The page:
As a result of this choice, Heineken Romania, the Ciuc brand owner, filed a civil lawsuit demanding that Lénárd András change the name of his beer.

Csiki Sör Factory, before and after Lénárd András's investment. Photo: Facebook

The conflict between the small producer in Harghita and the multinational Heineken was used as a pretext by Viktor Orbán, the Hungarian Prime Minister. After a Romanian court ruled in favor of Heineken, two senior officials from Budapest, Deputy Prime Minister Semjén Zsolt and FIDESZ parliamentary leader Lázár János, proposed a law to prohibit the commercial use of “totalitarian” symbols. This would have forced Heineken to discard the red star on its label.

Lázár János, delegate from Budapest (center) raising a glass of beer with Lénárd András (left) at the Sânsimion factory. Photo:

The two dignitaries were quoted as saying that the logo had a clear political connotation, and that the citizens of Hungary were urged to boycott Heineken’s products. This was, in other words, the Orbán government’s indirect way of reprimanding the Romanian subsidiary of Heineken.

Subsequently, Heineken Romania reached a co- existence agreement with Lénárd András’s brewery. However, as an affront, the latter chose to print the word Tiltott (forbidden) on a red background, over the Csiki Sör label.

Below the name Csiki Sör, the label reads: "Ciuc Beer from 1540. Refreshes, nourishes and invigorates".

In an August 2017 The New York Times article, Lénárd states that the conflict with Heineken had become the symbol of the struggle for survival of the Székely community.

A spokesman for the Orbán Government asserted that Budapest has a responsibility towards the Hungarian nation as a whole, not limited to the citizens living in Hungary.

These statements confirm the interest FIDESZ has for ethnic Hungarians in Romania who have acquired Hungarian citizenship through the so- called re-naturalization initiative. These newly naturalized citizens could matter in the 2018 Parliamentary elections.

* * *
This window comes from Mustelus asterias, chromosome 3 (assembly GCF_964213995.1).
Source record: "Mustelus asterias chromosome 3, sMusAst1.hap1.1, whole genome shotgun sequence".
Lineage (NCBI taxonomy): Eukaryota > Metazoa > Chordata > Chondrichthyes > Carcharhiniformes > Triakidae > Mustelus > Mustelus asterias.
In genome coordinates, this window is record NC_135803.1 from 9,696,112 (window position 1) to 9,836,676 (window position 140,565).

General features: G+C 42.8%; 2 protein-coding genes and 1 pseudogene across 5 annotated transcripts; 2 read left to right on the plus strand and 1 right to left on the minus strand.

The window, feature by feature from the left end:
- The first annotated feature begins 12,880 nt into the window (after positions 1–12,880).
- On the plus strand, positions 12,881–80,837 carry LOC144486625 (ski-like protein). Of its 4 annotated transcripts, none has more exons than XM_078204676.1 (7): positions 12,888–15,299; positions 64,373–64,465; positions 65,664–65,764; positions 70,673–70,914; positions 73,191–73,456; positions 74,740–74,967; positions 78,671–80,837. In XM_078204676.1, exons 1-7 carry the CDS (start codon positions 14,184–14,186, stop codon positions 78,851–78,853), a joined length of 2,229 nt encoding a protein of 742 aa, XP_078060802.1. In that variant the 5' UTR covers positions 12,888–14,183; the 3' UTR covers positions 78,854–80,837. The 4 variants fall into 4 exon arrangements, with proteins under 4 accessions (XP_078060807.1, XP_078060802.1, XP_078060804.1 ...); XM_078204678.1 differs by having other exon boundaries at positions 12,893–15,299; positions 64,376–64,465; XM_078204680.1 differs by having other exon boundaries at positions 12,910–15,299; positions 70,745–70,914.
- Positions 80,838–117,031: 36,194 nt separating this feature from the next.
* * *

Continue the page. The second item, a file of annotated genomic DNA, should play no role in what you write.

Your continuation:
A large pro-FIDESZ vote in Transylvania might give Viktor Orbán the majority needed for him to continue his strong arm over Hungary.

Final Question: Who Is Behind Winsland?

When MVM overpaid for Hivakalos SRL by 21 million euro, they not only gave András the money to stir up Hungarian nationalism, but they also bailed out the Winsland Holdings investors who invested 22 millions euro in 6 unprofitable hydropower plants. Who were the lucky friends of the Hungarian largesse?

Established in May 2012, Winsland Holdings was owned by an association in the Cayman Islands. In 2014, the Cayman Islands association sold the Winsland interest to the Dutch company CEI Holding B.V. based in Rotterdam for only 1,000 euro. In December 2015, CEI Holding B.V. decided to close down Winsland Holdings. The offshore has done its job and was now redundant.

Dutch law allows for the real shareholders of CEI Holding BV to remain anonymous. This is accomplished through non-profit entities called STAK (Stichting AdministratieKantoor). STAK’s are a subject for another time.

But we can learn a little from companies in the CEI Holdings portfolio. One of these is a Slovak company, EHCS a.s, whose board is headed by the daughter of lawyer Oszkár Világi. Világi is a Hungarian businessman who became famous for his friendship with Prime Minister Viktor Orbán.

Oszkár Világi lives in Slovakia and is the chairman of Slovnaft AS, the Slovak subsidiary of MOL, the Hungarian oil and gas company. The Hungarian government is the largest shareholder in MOL.

Világi was present several times at the Tusványos Summer School in Baile Tusnad, Romania. He and Prime Minister Viktor Orbán are among the traditional guests of this event organized annually by a Budapest foundation close to FIDESZ.

Oszkár Világi is passionate about football, like Viktor Orbán, and bought the Slovak club FC DAC 1904 in Dunajská Streda, his hometown. The majority of the population (75%) in Dunajská Streda are Hungarians.

Oszkár Világi (on the left) at the 2015 edition of the festival organized by FIDESZ in Baile Tusnad, Romania.

The Unanswered Questions

So who was the money behind the 6 micro hydropower plants? Our best guess is Viktor Orbán’s buddy Oszkár Világi.

Why does money travel through four EU countries, two tax havens and Dutch non-profit run by a person close to Viktor Orbán – just to invest in a small Romanian business in Harghita County? We’ll let you come to your own conclusions.